- Take deep breaths and relax when the nerves or worry increase. Stress doesn’t help with recovery and may actually prevent it from occurring. So take some Epsom salt baths, practice deep breathing, and get good sleep!
- Get blood work done if you haven’t --- you may need some extra calcium and vitamin d. I did!
So those are some of my tips. Hope they help! And, try to trust those hips, our bodies are strong and resilient. We just ask a great deal of them!
Sunday, July 22, 2012
I’ve had three races since my last blog entry, but I have had a heck of a time writing anything. I’ll partly blame life as I started teaching at a sports rehab place in downtown Oakland (as well as still teaching at three other studios, coaching, and being at an occasional birth). I absolutely love being part of Inner-Action Sports Rehab. Both Rudy Gutierrez and Megan Brooks are phenomenal at what they do. I recommend them very highly if you’re ever in need of bodywork, dealing with nagging injuries, unable to run, etc. They are incredible practitioners and the reason I’ve been running so strong and healthy for the past two years.
Even in the midst of more work, I have been running well. I’m sure loving what I do has a great deal to do with that --- the body just absolutely amazes me. A client recently asked me what I was currently reading and my reply, an anatomy book. Ha, not the typical response for a fun read, but I enjoy it.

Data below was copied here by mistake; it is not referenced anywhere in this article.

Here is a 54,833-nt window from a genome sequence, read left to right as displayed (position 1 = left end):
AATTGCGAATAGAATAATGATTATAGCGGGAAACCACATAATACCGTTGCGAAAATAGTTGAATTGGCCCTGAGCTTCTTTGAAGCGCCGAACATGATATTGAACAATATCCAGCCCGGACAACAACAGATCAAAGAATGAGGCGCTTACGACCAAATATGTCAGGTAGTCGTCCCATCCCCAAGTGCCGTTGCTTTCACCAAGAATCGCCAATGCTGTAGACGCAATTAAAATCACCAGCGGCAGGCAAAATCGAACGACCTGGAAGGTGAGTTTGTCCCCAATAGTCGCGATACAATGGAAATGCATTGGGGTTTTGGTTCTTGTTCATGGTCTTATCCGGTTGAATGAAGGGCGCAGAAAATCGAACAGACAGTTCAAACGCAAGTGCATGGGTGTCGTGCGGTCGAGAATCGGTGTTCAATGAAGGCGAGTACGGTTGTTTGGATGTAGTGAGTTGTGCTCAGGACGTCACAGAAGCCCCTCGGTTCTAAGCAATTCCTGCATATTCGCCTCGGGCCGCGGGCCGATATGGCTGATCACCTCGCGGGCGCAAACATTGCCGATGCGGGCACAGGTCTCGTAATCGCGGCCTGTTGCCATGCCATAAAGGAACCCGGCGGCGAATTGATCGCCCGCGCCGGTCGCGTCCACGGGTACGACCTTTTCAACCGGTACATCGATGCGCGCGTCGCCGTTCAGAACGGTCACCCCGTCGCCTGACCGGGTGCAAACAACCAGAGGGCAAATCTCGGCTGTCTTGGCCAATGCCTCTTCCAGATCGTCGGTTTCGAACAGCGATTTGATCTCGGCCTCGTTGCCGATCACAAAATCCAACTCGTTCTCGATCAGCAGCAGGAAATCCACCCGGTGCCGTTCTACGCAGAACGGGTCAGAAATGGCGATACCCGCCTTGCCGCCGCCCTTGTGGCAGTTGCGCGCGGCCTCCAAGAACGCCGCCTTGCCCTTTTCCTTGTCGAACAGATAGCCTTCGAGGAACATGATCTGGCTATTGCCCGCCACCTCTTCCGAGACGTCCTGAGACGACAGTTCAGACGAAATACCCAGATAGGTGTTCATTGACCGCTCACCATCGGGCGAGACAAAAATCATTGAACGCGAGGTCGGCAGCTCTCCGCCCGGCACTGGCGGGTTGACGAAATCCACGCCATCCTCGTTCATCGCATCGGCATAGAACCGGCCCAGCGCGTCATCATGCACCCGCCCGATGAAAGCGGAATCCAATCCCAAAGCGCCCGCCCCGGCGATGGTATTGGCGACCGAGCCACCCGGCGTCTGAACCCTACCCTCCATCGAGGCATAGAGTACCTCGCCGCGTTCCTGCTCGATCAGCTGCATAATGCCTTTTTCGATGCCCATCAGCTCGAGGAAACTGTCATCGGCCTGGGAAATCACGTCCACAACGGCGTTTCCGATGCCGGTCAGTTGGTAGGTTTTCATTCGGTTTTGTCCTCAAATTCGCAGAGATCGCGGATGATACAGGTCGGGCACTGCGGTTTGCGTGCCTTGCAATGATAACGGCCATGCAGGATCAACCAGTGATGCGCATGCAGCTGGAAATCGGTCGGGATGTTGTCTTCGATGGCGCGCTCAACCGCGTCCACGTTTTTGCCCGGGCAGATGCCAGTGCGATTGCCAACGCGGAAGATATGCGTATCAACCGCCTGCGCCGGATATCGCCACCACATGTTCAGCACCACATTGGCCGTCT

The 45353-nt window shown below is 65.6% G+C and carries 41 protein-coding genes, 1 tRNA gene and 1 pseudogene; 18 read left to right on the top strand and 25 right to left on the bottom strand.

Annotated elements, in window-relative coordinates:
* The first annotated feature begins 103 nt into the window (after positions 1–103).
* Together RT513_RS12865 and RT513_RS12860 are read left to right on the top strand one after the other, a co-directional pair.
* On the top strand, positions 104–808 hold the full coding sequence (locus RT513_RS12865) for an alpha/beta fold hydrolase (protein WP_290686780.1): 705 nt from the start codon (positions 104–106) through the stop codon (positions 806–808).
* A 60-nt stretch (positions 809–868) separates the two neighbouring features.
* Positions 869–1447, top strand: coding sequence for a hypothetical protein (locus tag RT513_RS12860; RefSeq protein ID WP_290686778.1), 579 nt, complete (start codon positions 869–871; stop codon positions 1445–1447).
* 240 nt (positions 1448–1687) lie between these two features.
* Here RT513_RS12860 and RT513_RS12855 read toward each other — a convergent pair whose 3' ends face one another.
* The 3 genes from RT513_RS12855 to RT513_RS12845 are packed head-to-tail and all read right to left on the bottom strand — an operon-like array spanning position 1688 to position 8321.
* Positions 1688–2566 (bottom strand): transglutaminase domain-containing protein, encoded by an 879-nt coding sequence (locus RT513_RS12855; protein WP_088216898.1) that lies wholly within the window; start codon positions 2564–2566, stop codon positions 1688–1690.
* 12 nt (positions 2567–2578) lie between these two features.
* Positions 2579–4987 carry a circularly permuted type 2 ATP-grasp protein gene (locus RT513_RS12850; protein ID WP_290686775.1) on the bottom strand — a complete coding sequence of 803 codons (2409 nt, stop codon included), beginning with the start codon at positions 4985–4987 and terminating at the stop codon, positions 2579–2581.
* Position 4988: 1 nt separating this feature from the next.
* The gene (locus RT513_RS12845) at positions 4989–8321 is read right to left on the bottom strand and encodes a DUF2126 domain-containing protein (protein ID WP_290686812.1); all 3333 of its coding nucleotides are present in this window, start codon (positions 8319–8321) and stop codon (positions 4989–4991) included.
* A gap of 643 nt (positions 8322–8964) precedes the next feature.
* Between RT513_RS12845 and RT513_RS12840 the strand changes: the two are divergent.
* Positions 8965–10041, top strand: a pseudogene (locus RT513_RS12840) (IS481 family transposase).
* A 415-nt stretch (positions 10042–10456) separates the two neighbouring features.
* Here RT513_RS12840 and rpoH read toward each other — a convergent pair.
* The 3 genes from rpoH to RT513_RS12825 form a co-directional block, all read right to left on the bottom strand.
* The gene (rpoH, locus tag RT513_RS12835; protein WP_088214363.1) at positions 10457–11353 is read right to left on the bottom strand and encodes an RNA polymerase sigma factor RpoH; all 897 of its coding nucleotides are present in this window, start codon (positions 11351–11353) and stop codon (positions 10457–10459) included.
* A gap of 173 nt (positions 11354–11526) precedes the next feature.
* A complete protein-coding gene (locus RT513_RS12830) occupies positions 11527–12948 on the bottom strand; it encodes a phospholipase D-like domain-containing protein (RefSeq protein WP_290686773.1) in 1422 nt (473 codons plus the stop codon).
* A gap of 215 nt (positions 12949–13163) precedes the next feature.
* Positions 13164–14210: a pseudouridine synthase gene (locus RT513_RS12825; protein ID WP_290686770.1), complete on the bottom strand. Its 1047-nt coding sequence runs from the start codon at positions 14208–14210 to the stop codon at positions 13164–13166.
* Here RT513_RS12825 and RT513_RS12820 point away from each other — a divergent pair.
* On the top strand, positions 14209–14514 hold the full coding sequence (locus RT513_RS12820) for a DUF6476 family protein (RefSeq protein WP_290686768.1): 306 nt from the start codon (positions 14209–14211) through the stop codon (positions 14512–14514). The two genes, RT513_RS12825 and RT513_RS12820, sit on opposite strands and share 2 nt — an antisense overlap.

So back to running, I’ve had three races in the past month +. I ran the Trail Quake half-marathon in Saratoga (6.16), The Double Dipsea (6.23), and the La Sportiva Table Rock 25k (7.22). Not really sure how, but Sam convinced me that I should once again climb out of Stinson Beach and run some of the Dipsea trail today. Ultimately I am glad he did. It was a beautiful nice long run. The first climb was a bit rough, but I am sure running a tempo yesterday probably had a little something to do with that.
All these races had some things common: